Bring on the liquor chains: Want more competition for your wine dollar? Then you’ll be glad to hear that a Canadian retailer called Liquor Stores N.A. wants to add to stores and states to the 36 locations it has in Kentucky and Alaska. Shanken News Daily reports that the company has identified possible sites for expansion, and has hired executives away from Walmart and Total Wine and More to oversee the process. The chain expects to carry as many as 8,000 wines in its new stores. If Dallas is any indication, another national retailer with deep pockets will help keep wine prices low.

Where’s the wine list? The Chicagoist website looks at restaurant wine lists, why they’re rarely mentioned in reviews, and the idea of restaurant wine in general, and includes this: “Let’s face it, there are a few too many wine professionals out there who come across as being pompous and arrogant (if not full of shit).” And this: “This is why we need intelligent wine writers to help guide us and give us some tips. And most importantly, we need writers to remind us to forget trying to know everything but, rather, to have an open mind and experiment and enjoy. Which are just two of the highlights in the interview the site’s John Lenart does with Chicago restaurateur Tom MacDonald. It is honest, accurate, and speaks to the problems wine has in restaurants. Would that people in the wine and restaurant business paid attention to it.

Winebits 347: Ordering wine, Big Wine, Treasury wine

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ordering wineWhat does it say that this is even necessary? The Daily Meal website offers advice on “How not to sound stupid when ordering wine,” the need for which makes the Wine Curmudgeon cringe. But it’s mostly good advice, and I will likely borrow some of it when I revise the cheap wine book. My favorite of the six: “Tell the server how much money you’re comfortable spending. It’s their job to point out a wine or wines you’ll enjoy that fit your budget.” The catch, of course, is that too many restaurants spend as much effort on server training as I do preparing to run the marathon in the  Olympics.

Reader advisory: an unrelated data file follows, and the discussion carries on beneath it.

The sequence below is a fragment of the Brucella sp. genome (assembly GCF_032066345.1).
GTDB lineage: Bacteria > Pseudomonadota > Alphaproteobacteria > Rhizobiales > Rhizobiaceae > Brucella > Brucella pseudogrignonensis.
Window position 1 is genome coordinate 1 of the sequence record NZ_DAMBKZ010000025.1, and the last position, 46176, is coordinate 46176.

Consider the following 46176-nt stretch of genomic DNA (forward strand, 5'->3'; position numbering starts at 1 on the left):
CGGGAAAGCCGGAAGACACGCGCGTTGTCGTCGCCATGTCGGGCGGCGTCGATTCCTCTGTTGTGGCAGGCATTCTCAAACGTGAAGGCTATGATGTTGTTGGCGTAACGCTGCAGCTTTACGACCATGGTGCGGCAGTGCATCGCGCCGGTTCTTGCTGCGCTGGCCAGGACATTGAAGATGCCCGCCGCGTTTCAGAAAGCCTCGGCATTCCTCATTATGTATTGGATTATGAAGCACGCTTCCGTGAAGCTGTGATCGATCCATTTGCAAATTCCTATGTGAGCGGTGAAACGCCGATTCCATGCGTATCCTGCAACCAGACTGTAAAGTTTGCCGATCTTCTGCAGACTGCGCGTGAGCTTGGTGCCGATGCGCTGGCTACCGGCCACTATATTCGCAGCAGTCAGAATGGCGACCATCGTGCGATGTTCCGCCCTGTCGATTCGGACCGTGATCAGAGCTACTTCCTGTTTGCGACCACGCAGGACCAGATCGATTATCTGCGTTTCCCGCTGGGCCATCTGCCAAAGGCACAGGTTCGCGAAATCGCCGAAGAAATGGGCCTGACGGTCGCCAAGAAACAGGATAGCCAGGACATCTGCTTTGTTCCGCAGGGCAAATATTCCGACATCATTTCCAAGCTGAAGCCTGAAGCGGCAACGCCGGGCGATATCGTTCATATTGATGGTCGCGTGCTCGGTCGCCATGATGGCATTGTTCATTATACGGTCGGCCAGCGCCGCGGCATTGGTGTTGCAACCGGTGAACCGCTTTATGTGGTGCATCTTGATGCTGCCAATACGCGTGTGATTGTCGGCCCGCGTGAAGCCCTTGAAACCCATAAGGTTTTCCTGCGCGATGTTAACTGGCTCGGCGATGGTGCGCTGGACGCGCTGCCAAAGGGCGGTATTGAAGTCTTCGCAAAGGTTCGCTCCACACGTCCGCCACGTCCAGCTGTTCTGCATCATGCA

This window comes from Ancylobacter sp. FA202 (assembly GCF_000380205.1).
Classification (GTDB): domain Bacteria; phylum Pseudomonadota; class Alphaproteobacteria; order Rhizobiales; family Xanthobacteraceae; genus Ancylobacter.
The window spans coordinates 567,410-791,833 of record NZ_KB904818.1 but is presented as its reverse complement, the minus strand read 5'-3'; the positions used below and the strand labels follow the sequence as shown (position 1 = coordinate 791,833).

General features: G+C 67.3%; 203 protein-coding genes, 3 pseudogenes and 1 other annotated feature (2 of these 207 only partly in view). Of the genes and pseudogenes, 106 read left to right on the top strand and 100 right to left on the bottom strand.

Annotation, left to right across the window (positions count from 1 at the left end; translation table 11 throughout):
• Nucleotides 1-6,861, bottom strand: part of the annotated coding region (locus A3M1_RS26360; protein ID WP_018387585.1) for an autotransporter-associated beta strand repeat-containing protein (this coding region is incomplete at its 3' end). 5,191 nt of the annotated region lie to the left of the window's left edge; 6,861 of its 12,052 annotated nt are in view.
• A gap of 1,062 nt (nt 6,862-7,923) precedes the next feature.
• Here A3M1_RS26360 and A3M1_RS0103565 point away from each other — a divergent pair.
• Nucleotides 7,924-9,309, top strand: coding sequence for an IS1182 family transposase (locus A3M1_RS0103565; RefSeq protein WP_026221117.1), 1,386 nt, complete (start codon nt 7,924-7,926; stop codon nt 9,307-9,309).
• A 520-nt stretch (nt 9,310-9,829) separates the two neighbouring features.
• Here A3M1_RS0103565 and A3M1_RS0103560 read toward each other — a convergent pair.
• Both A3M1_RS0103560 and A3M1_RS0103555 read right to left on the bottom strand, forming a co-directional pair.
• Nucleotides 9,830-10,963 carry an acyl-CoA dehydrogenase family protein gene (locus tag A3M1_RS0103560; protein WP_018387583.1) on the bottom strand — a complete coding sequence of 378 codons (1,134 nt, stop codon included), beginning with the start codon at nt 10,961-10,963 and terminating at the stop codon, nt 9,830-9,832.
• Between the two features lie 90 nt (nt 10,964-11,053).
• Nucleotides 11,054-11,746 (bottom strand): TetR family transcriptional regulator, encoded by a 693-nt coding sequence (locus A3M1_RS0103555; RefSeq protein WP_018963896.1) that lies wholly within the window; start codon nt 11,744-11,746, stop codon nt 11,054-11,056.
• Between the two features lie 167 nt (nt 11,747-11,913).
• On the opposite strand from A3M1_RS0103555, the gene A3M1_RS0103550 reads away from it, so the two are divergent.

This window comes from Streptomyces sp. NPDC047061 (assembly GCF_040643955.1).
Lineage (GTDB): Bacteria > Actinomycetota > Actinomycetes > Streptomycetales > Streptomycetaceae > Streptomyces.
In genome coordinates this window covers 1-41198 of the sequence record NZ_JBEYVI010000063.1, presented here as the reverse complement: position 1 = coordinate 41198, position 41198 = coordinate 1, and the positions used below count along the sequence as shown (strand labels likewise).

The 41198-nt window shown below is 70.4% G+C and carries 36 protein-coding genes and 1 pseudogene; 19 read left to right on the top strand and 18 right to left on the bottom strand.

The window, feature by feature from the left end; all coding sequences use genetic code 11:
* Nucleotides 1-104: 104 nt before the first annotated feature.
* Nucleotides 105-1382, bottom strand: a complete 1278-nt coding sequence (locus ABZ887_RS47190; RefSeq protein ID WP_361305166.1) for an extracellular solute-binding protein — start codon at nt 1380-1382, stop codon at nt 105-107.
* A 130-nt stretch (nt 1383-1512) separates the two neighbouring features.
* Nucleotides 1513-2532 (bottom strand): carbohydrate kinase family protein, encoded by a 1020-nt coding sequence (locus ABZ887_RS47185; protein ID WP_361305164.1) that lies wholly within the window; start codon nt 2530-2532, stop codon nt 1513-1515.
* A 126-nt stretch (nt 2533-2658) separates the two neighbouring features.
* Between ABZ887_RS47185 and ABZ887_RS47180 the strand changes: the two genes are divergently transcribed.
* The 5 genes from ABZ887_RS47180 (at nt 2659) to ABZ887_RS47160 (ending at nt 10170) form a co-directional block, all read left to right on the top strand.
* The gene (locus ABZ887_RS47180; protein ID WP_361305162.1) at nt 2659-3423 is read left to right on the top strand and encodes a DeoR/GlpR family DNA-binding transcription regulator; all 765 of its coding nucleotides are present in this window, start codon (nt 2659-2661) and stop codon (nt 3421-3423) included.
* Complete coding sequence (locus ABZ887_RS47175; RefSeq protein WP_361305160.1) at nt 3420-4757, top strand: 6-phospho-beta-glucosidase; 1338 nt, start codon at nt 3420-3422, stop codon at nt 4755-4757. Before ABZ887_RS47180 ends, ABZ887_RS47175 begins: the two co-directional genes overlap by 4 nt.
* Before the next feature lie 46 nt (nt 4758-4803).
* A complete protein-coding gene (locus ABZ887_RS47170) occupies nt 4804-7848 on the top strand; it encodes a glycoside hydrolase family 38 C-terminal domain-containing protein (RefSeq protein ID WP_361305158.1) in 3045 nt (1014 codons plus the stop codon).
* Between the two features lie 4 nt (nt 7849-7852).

There’s Gallo, and there’s Gallo: The blog has spent much time discussing how Big Wine dominates the wine business, but never with quite this much humor. Marnie Old at Philly.com points out that someone who doesn’t want to drink an E&J Gallo wine often ends up drinking it anyway (and is even nice to Gallo in the process, which one rarely sees on the Internet). By her reckoning, 15 of the most recognizable grocery store brands are Gallo, dating to the 1970s.

Bring on the bidders: Regular visitors here know that the Wine Curmudgeon is trying to finance his retirement to Burgundy by buying low on ailing Treasury Wine Estates and pockting zillions after the company is taken private. The good news is that it looks like a third private equity group wants to bid for Treasury. The bad news is that the stock price still isn’t going anywhere, and I may not even get a bottle of Burgundy out of this. I’m also starting to feel a little guilty, since the new owner will fire thousands of people, pay off the executives who ran Treasury into the ground, and give themselves huge bonuses for doing the deal. It’s hell being sensitive when money is involved.